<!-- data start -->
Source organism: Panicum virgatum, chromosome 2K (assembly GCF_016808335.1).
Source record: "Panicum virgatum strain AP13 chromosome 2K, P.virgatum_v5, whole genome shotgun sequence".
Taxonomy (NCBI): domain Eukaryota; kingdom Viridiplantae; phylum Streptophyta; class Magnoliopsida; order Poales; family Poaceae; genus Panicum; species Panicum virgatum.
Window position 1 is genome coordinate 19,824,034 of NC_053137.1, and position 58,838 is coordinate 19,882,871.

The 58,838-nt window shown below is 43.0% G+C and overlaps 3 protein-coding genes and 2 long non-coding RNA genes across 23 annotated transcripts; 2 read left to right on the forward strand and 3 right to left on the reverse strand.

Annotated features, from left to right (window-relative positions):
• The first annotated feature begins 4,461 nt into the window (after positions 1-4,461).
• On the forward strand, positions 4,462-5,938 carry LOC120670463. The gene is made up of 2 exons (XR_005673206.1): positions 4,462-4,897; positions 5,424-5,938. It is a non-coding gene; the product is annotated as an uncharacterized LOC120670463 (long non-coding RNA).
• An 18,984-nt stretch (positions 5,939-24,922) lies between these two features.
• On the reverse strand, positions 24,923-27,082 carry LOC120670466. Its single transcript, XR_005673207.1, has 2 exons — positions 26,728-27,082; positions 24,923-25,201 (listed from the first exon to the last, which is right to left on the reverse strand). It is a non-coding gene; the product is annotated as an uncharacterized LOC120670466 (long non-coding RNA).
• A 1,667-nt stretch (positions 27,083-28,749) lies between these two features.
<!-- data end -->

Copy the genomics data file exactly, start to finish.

Source organism: Panicum virgatum, chromosome 2K (assembly GCF_016808335.1).
Source record: "Panicum virgatum strain AP13 chromosome 2K, P.virgatum_v5, whole genome shotgun sequence".
Taxonomy (NCBI): domain Eukaryota; kingdom Viridiplantae; phylum Streptophyta; class Magnoliopsida; order Poales; family Poaceae; genus Panicum; species Panicum virgatum.
Window position 1 is genome coordinate 19,824,034 of NC_053137.1, and position 58,838 is coordinate 19,882,871.

The 58,838-nt window shown below is 43.0% G+C and overlaps 3 protein-coding genes and 2 long non-coding RNA genes across 23 annotated transcripts; 2 read left to right on the forward strand and 3 right to left on the reverse strand.

Annotated features, from left to right (window-relative positions):
• The first annotated feature begins 4,461 nt into the window (after positions 1-4,461).
• On the forward strand, positions 4,462-5,938 carry LOC120670463. The gene is made up of 2 exons (XR_005673206.1): positions 4,462-4,897; positions 5,424-5,938. It is a non-coding gene; the product is annotated as an uncharacterized LOC120670463 (long non-coding RNA).
• An 18,984-nt stretch (positions 5,939-24,922) lies between these two features.
• On the reverse strand, positions 24,923-27,082 carry LOC120670466. Its single transcript, XR_005673207.1, has 2 exons — positions 26,728-27,082; positions 24,923-25,201 (listed from the first exon to the last, which is right to left on the reverse strand). It is a non-coding gene; the product is annotated as an uncharacterized LOC120670466 (long non-coding RNA).
• A 1,667-nt stretch (positions 27,083-28,749) lies between these two features.